• Tea Party at second anniversary: What happens next?: “It’s time to get serious about … a long-term policy,” Tea Party Patriots co-founder says Phoenix (CNN) — The Tea Party has already stitched together a colorful history made of success and failure, anger and optimism and lots of controversy…. – CNN International, 2-26-11
  • Govs to feds: Avoid causing states any more pain: Their states on the brink of financial catastrophe, governors pleaded Saturday for the divided federal government to avoid doing anything that would hamper the tenuous economic recovery back home.
    Their message to Washington: prevent a government shutdown, abstain from spending cuts that dramatically will affect states and end even preliminary discussions about allowing states to declare bankruptcy.
    “Anything that Congress does that will undermine our recovery is quite troublesome to us,” said Washington Gov. Christine Gregoire, head of the National Governors Association, as she opened the bipartisan group’s winter meeting. “We’re asking for cooperation.” “We don’t need a hiccup now in our recovery,” she added. “We are fragile.”… – AP, 2-26-11
  • Daley tells activists to keep fighting, keep faith: White House chief of staff Bill Daley told Democratic activists Saturday to “keep up the fight” and not lose faith despite continued hard economic times. Daley recalled the days after the November elections, when Republicans won the House and increased their ranks in the Senate…. – AP, 2-26-11
  • Signs of progress in averting government shutdown: Lawmakers appear to be moving closer to a compromise that would prevent a government shutdown, at least for now. Democrats say they’re encouraged by efforts to narrow the gap on possible spending cuts, but are pushing back against Republican efforts to force their position on Congress. House Republicans on Friday detailed a proposal to cut $4 billion in federal spending as part of legislation to keep the government operating for two weeks past a March 4 deadline. They urged Senate Democrats to accept their approach and avoid a government shutdown…. – AP, 2-26-11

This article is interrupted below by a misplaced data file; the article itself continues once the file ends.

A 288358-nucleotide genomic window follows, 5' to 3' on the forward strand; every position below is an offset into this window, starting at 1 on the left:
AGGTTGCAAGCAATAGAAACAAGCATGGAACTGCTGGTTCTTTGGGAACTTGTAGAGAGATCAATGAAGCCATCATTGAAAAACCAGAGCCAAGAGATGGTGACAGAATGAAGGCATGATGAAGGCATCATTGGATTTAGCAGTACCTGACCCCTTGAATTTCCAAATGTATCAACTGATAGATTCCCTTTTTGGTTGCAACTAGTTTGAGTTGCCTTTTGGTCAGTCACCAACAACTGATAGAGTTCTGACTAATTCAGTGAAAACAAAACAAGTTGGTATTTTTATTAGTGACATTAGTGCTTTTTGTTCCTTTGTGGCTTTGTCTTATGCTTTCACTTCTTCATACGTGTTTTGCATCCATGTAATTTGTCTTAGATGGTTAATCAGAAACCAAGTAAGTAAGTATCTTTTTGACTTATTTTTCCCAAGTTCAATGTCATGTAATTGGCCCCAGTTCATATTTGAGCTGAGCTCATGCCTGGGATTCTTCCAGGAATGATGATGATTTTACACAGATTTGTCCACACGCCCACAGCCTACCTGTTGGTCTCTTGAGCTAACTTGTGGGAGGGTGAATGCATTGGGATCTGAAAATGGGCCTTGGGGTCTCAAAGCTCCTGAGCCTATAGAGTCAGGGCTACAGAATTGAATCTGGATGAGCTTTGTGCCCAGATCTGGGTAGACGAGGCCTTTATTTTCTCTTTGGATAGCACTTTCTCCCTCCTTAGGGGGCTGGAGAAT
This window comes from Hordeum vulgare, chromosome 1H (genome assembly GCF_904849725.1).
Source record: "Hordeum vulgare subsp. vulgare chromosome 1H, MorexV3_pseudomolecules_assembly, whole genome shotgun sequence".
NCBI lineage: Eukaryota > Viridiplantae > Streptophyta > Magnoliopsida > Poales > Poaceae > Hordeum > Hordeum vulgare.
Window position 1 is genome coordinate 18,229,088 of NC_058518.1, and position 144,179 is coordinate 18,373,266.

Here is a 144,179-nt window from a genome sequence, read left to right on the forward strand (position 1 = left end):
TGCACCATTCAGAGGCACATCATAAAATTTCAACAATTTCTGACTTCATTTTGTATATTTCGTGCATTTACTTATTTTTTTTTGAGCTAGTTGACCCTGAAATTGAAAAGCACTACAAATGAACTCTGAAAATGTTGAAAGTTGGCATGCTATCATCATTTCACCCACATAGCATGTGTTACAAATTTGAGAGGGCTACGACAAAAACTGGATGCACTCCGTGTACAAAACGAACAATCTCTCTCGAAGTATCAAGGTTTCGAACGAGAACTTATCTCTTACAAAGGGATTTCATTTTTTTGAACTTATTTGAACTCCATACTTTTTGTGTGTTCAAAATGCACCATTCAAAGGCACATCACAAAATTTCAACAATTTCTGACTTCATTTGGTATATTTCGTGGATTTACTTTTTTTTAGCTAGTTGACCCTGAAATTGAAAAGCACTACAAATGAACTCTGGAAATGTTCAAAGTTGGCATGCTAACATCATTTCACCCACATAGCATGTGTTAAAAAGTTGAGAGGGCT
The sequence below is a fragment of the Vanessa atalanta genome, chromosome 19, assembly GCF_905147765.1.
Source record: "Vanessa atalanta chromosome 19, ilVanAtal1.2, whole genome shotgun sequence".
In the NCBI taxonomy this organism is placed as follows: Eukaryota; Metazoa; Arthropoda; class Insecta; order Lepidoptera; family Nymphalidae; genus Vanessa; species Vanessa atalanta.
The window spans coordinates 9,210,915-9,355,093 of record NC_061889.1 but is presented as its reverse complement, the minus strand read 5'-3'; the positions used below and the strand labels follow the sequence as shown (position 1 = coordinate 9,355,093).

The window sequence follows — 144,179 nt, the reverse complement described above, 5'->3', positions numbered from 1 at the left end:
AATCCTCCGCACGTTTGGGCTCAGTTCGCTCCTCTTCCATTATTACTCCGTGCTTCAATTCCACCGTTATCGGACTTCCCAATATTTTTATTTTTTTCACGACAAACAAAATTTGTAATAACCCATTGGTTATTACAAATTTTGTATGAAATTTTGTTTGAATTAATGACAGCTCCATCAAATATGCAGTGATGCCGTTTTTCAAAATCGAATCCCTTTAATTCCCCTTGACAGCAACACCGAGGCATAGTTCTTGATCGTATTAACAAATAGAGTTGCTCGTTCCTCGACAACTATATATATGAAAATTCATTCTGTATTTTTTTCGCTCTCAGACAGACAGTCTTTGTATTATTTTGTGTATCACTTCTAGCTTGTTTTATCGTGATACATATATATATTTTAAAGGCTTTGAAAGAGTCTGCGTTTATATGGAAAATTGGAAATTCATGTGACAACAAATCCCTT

• Obama says government shutdown imperils economy: President Barack Obama says the economic recovery will stall if Congress can’t agree on spending cuts and avoid a government shutdown. The current budget expires next Friday. That means lawmakers must OK a new spending plan before the March 4 deadline to keep much of the government from running out of money and closing. The Republican-run House and Democratic-controlled Senate are bickering over how much to cut.
    “For the sake of our people and our economy, we cannot allow gridlock to prevail,” Obama said Saturday in his weekly radio and Internet address. “I urge and expect them to find common ground so we can accelerate, not impede, economic growth.”… – AP, 2-26-11
  • Obama says Gadhafi’s time is up as Libya’s leader: President Barack Obama dropped the careful condemnation, threats of consequences and the reminders to Moammar Gadhafi’s regime about its responsibility to avoid violence. In their place he delivered a more forceful message to the Libyan leader: Leave.
    The president called on Gadhafi to step down for the first time Saturday, saying that the Libyan government must be held accountable for its brutal crackdown on dissenters. The administration also announced new sanctions against Libya, but that was overshadowed by the sharp demand for Gadhafi’s immediate ouster…. – AP, 2-26-11
  • Republicans Urge Democrats to Accept Budget Cut, Avoid Shutdown: House Republicans demanded that Senate Democrats accept their plan to cut $4 billion in federal spending while keeping the government open until mid-March or bear responsibility for “actively engineering” a shutdown. Each party has offered a short-term extension of the government’s spending authority that expires March 4. Without agreement by then, agencies will close.
    House Republican leaders said their proposed two-week extension, to be released later today, would cut $4 billion from programs President Barack Obama has already targeted for reductions in his 2012 budget proposal. Their plan also would eliminate lawmakers’ special projects, known as earmarks, which Obama has pledged to veto. “If Senate Democrats walk away from this offer” then “they are actively engineering a government shutdown,” Deputy Republican Whip Pete Roskam of Illinois told reporters on a conference call…. – Bloomberg, 2-25-11
  • State conservatives pledge to uphold Defense of Marriage Act: A Bay State conservative group yesterday promised to take up the legal fight against gay marriage in the wake of the historic decision by the Obama administration to abandon its defense of the 15-year-old Defense of Marriage Act… – Boston Herald, 2-24-11